Why Linus Torvalds would rather code than make money

LT: Yeah, but there hasn't been anything better. The Debian people will point to the advantages of Debs, but technically, they're different but not better.

People have strong opinions about it. Debian people had serious problems with things like signing because the Deb packages didn't have the capability.

So they had some things they did better and some worse.

So to some degree packaging isn't easy, and at the same time nobody really cares. The bugs people have in the packaging format...

LXF: Users care.

LT: Yes, but I mean, they don't... the bugs they see aren't the bugs of the packaging format.

The bugs they see are things like "Oops, the package is technically correct, but it doesn't actually specify all the dependencies".

LXF: But they want to install the latest Firefox, and they don't want to know what a packaging manager is.

LT: Right, and they shouldn't...

LXF: What we're saying is the LSB would be the ideal way of solving that problem.

LT: Yes, and to some degree the LSB tried to do that, but the LSB tried to aim for a smaller thing than Firefox.

So the problem, when you mention Firefox or Chrome, they are particularly nasty packages. Which is true of games, too.

They need more than just the Linux standard base. They need to be huge. They need sound, and static linking won't help them. Sound is a systems issue.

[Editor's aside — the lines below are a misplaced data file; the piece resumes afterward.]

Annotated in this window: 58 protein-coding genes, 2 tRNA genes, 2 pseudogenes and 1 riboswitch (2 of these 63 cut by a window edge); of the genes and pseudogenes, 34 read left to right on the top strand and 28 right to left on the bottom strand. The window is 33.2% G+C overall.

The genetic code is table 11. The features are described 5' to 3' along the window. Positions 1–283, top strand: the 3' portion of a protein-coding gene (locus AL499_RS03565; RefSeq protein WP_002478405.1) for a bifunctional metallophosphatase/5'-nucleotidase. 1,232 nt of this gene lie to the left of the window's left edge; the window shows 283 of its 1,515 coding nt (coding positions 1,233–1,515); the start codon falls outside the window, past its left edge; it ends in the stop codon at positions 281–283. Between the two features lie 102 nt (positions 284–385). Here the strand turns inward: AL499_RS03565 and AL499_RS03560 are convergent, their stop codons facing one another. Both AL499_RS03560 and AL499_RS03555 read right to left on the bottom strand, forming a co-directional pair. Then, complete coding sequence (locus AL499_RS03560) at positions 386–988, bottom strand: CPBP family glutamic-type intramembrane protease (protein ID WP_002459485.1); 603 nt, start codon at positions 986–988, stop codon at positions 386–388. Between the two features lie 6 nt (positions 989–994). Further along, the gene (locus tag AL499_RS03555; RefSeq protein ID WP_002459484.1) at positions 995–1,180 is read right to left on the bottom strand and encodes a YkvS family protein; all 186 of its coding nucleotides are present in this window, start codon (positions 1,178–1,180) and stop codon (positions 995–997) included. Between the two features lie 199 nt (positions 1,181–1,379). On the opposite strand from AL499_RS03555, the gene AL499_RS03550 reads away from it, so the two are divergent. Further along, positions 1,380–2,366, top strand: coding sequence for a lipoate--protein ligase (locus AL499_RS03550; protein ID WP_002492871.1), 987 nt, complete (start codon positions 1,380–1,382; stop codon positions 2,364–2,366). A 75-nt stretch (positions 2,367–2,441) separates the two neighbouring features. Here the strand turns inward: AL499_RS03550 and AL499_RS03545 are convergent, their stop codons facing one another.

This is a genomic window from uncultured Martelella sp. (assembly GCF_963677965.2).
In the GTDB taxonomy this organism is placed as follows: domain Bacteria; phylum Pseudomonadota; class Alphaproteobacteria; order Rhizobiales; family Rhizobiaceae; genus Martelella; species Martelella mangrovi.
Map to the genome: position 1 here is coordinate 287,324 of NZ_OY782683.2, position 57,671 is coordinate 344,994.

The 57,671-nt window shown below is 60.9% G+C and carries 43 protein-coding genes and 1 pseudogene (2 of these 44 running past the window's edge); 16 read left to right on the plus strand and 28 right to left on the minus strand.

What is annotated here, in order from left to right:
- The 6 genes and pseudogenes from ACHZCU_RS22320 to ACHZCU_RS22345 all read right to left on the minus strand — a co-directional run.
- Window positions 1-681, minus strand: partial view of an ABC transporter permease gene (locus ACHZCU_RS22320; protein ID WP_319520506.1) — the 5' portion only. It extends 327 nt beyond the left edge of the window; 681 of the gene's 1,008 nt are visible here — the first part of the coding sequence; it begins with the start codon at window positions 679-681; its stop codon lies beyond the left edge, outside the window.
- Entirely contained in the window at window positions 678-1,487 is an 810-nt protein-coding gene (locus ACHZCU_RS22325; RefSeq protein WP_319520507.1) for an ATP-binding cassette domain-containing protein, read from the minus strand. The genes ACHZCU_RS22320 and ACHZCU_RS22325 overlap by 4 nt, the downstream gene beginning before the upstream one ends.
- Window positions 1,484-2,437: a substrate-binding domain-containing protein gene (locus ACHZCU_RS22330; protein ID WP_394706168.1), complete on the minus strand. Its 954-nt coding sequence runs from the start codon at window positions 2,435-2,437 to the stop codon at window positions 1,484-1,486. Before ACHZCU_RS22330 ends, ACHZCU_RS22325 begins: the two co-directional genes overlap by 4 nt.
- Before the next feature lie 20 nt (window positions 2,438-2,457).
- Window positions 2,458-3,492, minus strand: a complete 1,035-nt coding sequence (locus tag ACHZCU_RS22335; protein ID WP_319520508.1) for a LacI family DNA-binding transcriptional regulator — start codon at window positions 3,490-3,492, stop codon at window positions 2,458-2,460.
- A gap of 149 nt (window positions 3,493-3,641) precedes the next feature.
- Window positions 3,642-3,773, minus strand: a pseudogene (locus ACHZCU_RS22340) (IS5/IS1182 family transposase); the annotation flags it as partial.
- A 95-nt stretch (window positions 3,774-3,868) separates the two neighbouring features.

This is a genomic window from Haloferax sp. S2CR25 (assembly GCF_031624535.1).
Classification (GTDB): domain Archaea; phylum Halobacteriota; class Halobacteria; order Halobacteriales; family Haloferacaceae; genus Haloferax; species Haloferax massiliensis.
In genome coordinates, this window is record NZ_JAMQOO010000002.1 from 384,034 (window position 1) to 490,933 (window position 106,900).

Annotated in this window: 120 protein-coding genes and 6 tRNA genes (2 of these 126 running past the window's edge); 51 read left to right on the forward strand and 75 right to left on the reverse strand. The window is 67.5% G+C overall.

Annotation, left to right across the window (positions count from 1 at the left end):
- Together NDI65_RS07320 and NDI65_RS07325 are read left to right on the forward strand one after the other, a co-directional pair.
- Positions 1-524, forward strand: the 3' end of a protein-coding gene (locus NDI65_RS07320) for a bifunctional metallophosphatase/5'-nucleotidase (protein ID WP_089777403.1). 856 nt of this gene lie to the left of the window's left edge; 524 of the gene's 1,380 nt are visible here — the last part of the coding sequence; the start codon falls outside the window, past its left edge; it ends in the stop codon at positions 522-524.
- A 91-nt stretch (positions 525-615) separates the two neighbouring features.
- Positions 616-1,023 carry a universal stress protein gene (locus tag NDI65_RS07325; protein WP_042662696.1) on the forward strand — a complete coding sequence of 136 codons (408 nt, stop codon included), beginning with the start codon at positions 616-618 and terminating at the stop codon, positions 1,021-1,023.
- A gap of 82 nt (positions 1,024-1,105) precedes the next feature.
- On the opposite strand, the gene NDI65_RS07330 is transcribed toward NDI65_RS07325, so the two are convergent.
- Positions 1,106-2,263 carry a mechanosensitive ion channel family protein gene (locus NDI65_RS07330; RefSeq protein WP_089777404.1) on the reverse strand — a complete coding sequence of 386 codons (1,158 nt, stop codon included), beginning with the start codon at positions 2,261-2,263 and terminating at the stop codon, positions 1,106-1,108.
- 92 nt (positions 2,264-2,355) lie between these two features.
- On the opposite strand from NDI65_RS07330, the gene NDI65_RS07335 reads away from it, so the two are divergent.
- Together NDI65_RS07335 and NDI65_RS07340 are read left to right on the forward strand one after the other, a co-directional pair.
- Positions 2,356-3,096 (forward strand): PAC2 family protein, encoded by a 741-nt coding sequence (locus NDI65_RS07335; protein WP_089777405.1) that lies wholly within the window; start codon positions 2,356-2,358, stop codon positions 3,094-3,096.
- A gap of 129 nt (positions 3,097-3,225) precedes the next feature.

LXF: But not if it was a standard system.

LT: Right, but nobody can force that. If we had tried it wouldn't have worked anyway.

Some of the things that people hated, like PulseAudio...

LXF: But it is awful. It's really powerful, but have you tried to configure it?

LT: These days it actually works.

LXF: But it's hideously complicated.

LT: So is every alternative. Have you tried Jack? It's better in some respects, but worse in the hideously complicated aspects.

LXF: One of the things Apple gets right is CoreAudio, since the user sees nothing.

LT: Right, and that's the advantage, but it's the disadvantage too. This was Microsoft's big advantage.

They were the one-stop shop.

LXF: Do you think that's still their advantage, with Windows 8?

LT: I think they clearly lost a lot of the advantage. They lost the momentum, their user base hated them for a lot of reasons.

People are so happy to jump ship when they can, and Apple is obviously taking a lot of that jumping ship, but they still... I mean, people love to say how Apple is doing great, Apple is like 10% now.

It's much better than it used to be, but Microsoft are still huge.

LXF: Maybe it's a personal thing, but we feel if Linux provided PulseAudio tools as a volume control, and everyone had to conform to that, things would be better.

LT: Well, yes, some things would be easier if there was no choice, I agree with you.

Linus Torvalds

We drove out to meet Linus while he was sitting at home waiting for the delivery of his Google Nexus 7

The benevolent dictator

Apart from feeding the sharks with laser beams on their heads in his hollowed-out volcano, what does Linus do with his time nowadays?

He could have made billions, like Paul Allen and Bill Gates of Microsoft, Larry Ellison of Oracle, or the late Steve Jobs.

Instead, he just wants to fix code. And argue, of course...

LXF: We read that you mostly spend your time committing the merges to the kernel. How do you manage to stay enthusiastic when it's not coding anymore?

LT: Most of my merges, technically they take two seconds to do the actual merge.

It takes me more time to actually read and copy and paste the Git address, and read what's going on. I mean, the merge itself takes no time.